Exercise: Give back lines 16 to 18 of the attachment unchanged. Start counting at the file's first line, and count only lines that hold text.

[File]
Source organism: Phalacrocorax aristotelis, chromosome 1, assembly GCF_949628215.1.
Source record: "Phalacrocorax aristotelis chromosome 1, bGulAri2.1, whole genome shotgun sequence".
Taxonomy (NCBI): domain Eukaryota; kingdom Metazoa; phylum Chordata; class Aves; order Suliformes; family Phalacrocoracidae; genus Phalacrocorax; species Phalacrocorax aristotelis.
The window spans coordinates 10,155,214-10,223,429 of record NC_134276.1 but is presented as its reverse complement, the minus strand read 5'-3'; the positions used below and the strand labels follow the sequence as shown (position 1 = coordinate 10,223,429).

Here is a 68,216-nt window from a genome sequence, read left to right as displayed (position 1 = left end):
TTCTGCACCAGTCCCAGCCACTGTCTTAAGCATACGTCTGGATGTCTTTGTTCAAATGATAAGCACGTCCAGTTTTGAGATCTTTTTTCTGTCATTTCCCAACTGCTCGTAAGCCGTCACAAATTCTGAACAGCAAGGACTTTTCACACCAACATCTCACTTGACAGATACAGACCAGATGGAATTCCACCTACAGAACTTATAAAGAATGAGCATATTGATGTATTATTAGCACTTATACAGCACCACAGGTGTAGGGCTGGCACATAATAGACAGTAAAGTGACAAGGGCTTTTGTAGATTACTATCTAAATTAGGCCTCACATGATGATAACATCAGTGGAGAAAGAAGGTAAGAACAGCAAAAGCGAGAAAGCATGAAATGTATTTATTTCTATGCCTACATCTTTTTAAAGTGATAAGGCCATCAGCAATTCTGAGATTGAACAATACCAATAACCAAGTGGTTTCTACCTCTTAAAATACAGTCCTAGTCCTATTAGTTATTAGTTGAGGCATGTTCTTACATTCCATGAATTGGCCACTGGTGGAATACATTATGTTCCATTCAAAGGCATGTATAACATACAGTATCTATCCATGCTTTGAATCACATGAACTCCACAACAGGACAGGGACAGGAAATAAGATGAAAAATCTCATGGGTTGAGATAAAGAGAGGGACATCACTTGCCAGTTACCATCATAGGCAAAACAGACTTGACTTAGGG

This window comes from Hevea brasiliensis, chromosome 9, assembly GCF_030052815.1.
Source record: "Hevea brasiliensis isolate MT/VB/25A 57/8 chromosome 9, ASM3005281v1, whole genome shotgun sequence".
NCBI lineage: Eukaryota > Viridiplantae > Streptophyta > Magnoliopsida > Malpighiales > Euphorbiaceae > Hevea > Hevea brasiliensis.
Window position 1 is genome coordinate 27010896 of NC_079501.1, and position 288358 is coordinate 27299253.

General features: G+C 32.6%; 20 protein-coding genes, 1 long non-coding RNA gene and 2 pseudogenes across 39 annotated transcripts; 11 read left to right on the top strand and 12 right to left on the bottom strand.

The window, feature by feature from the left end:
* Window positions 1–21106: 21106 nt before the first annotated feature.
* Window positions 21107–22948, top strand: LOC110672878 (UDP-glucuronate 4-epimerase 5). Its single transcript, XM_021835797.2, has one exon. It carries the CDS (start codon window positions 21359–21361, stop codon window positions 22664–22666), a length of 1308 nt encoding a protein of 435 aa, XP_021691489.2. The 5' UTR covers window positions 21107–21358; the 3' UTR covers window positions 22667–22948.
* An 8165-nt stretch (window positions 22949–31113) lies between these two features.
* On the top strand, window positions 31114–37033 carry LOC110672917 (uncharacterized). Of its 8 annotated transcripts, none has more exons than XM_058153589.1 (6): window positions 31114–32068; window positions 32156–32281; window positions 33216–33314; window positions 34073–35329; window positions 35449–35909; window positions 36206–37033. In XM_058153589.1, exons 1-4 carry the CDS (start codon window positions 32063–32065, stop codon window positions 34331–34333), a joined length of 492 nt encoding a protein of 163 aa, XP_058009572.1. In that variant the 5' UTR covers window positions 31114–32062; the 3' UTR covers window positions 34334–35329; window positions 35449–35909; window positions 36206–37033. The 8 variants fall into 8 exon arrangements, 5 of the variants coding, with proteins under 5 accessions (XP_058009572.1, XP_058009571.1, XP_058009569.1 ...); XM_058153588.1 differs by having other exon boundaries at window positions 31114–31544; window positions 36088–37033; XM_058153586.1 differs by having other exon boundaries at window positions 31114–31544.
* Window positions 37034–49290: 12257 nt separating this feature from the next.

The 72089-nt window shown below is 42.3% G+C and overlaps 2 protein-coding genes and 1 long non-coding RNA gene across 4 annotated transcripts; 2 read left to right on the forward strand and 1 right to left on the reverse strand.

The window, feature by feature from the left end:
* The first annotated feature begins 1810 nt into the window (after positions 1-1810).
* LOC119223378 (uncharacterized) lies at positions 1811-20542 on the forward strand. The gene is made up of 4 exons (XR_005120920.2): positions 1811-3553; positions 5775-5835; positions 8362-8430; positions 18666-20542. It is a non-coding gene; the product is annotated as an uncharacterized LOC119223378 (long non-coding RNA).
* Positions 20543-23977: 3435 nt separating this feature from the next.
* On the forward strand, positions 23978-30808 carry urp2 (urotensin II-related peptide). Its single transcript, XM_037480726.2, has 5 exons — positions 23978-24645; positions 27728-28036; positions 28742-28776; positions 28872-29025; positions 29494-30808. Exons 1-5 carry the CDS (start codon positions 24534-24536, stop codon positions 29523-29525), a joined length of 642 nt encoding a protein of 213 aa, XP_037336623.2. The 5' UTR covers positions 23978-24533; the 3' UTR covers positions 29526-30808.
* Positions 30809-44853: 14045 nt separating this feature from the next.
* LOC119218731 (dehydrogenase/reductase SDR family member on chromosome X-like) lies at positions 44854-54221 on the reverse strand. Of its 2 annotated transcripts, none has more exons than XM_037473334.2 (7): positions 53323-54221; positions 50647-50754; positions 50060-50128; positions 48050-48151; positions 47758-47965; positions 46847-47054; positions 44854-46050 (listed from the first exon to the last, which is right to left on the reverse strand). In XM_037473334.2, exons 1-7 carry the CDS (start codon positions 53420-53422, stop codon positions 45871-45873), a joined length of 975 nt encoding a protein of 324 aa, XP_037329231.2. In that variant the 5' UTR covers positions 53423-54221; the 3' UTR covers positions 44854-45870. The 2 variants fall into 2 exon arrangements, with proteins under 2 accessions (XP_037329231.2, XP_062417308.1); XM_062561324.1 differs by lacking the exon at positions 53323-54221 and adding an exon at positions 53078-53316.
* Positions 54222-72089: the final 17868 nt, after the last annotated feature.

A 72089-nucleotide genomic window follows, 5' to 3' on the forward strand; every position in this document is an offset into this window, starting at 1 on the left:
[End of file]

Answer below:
* On the top strand, window positions 31114–37033 carry LOC110672917 (uncharacterized). Of its 8 annotated transcripts, none has more exons than XM_058153589.1 (6): window positions 31114–32068; window positions 32156–32281; window positions 33216–33314; window positions 34073–35329; window positions 35449–35909; window positions 36206–37033. In XM_058153589.1, exons 1-4 carry the CDS (start codon window positions 32063–32065, stop codon window positions 34331–34333), a joined length of 492 nt encoding a protein of 163 aa, XP_058009572.1. In that variant the 5' UTR covers window positions 31114–32062; the 3' UTR covers window positions 34334–35329; window positions 35449–35909; window positions 36206–37033. The 8 variants fall into 8 exon arrangements, 5 of the variants coding, with proteins under 5 accessions (XP_058009572.1, XP_058009571.1, XP_058009569.1 ...); XM_058153588.1 differs by having other exon boundaries at window positions 31114–31544; window positions 36088–37033; XM_058153586.1 differs by having other exon boundaries at window positions 31114–31544.
* Window positions 37034–49290: 12257 nt separating this feature from the next.

The 72089-nt window shown below is 42.3% G+C and overlaps 2 protein-coding genes and 1 long non-coding RNA gene across 4 annotated transcripts; 2 read left to right on the forward strand and 1 right to left on the reverse strand.